Sheriff’s Office Volunteers Help Reduce Speeding, Prepare for ‘Back to School’
Above: MVPs Karl Kessler and Mike Britton, right, set up a radar trailer on Harlan Drive August 27.
A special group of Klamath County Sheriff’s Office volunteers, known as MVPs, have taken on reducing speeding throughout Klamath County by stationing radar trailers in known speeding hotspots. Radar trailers alert approaching drivers of their speed of travel and flash when it’s over the posted limit for that particular roadway. Sheriff’s Office MVPs, which stands for ‘Mature Volunteer Program,’ post and operate these radar trailers several days a week throughout the County based upon a combination of citizen complaints, patrol deputy recommendations, and an assessment that requires certain location criteria.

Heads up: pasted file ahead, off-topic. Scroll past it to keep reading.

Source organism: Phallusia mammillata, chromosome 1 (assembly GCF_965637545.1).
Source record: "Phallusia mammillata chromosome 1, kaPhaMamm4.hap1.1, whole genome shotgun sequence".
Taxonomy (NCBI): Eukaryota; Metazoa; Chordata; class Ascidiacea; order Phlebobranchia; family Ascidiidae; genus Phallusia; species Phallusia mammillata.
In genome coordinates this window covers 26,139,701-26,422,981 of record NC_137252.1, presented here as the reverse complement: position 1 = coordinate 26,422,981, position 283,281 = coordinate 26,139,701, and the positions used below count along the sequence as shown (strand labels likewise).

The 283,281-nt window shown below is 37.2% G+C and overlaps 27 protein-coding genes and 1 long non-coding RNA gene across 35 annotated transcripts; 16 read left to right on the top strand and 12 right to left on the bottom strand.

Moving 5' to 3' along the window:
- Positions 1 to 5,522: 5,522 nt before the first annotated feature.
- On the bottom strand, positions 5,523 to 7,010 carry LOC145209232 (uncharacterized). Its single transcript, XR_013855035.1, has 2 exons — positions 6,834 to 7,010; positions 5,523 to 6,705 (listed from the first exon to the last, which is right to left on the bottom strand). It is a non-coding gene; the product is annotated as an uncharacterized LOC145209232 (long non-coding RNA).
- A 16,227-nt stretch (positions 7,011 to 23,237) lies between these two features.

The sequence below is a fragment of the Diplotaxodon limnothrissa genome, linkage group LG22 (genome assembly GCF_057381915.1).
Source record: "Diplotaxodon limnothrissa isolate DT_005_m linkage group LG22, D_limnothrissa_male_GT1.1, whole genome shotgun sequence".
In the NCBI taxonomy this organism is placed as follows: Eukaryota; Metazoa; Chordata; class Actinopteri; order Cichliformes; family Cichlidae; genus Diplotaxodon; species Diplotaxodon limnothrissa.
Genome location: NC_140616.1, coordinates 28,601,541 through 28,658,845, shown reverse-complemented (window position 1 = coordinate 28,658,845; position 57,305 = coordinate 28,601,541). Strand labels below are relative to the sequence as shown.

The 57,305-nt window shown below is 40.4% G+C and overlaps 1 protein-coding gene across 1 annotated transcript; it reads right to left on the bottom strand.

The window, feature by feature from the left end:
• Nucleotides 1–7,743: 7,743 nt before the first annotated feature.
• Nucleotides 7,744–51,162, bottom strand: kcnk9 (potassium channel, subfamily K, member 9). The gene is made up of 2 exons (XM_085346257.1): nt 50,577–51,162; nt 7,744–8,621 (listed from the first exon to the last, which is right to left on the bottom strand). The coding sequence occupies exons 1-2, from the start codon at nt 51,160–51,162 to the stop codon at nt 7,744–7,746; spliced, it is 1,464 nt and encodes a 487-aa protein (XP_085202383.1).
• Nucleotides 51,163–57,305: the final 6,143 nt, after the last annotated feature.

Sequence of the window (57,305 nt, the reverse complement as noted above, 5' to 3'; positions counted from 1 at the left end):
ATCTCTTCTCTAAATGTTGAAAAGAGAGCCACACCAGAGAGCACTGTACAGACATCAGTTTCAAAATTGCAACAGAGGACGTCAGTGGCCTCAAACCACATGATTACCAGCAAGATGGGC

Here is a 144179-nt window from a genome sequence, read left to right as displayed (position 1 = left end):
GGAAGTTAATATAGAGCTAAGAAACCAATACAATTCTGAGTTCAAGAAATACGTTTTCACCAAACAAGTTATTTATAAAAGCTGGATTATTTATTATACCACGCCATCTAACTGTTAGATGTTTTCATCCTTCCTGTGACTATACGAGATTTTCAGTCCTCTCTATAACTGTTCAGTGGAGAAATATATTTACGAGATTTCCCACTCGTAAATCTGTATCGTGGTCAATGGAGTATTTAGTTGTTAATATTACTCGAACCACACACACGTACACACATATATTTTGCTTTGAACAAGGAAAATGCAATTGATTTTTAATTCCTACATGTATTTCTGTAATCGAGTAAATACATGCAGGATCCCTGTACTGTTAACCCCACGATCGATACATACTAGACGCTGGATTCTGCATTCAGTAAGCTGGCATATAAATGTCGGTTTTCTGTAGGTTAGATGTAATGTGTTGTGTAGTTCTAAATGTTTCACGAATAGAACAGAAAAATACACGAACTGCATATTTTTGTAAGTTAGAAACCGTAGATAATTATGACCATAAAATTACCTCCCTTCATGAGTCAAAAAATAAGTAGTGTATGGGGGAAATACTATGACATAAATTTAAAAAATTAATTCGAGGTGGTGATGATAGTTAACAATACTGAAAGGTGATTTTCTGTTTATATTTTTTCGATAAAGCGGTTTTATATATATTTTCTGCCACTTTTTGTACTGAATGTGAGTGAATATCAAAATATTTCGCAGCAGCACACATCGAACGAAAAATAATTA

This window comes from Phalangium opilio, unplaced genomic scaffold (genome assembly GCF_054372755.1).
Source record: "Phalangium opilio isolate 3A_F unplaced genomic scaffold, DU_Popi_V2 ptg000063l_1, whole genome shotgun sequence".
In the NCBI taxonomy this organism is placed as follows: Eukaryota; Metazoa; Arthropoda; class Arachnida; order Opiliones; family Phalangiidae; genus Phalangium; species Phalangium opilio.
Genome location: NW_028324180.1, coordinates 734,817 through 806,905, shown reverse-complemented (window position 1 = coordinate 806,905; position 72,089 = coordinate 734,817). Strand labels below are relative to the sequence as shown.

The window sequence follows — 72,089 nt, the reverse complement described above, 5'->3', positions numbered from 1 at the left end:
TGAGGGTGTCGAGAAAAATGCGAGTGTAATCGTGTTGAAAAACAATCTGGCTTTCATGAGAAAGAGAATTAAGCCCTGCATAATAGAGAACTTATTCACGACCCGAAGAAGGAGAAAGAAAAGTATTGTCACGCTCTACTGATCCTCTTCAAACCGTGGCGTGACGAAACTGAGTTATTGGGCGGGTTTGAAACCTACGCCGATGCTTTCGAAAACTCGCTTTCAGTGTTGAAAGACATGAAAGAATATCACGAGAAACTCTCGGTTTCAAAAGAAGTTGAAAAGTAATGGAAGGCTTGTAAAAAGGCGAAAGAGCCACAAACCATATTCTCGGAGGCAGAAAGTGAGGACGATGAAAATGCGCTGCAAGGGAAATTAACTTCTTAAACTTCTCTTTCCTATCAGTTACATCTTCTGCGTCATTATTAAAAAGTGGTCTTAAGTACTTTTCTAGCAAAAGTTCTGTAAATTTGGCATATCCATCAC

“We volunteer to do this work because the Sheriff’s Office deputies are always really busy, and sometimes responding to emergencies is prioritized over educating the public about speed limits in certain neighborhoods,” says MVP Mike Britton. When asked how many hours Mike spends volunteering on this particular project, he said with a laugh, “A lot! I’m trying to cut back, really. But this is important for our citizens’ safety, and we MVPs are all part of this because we want to give back to our community – we want to help make this a good and safe place to live.”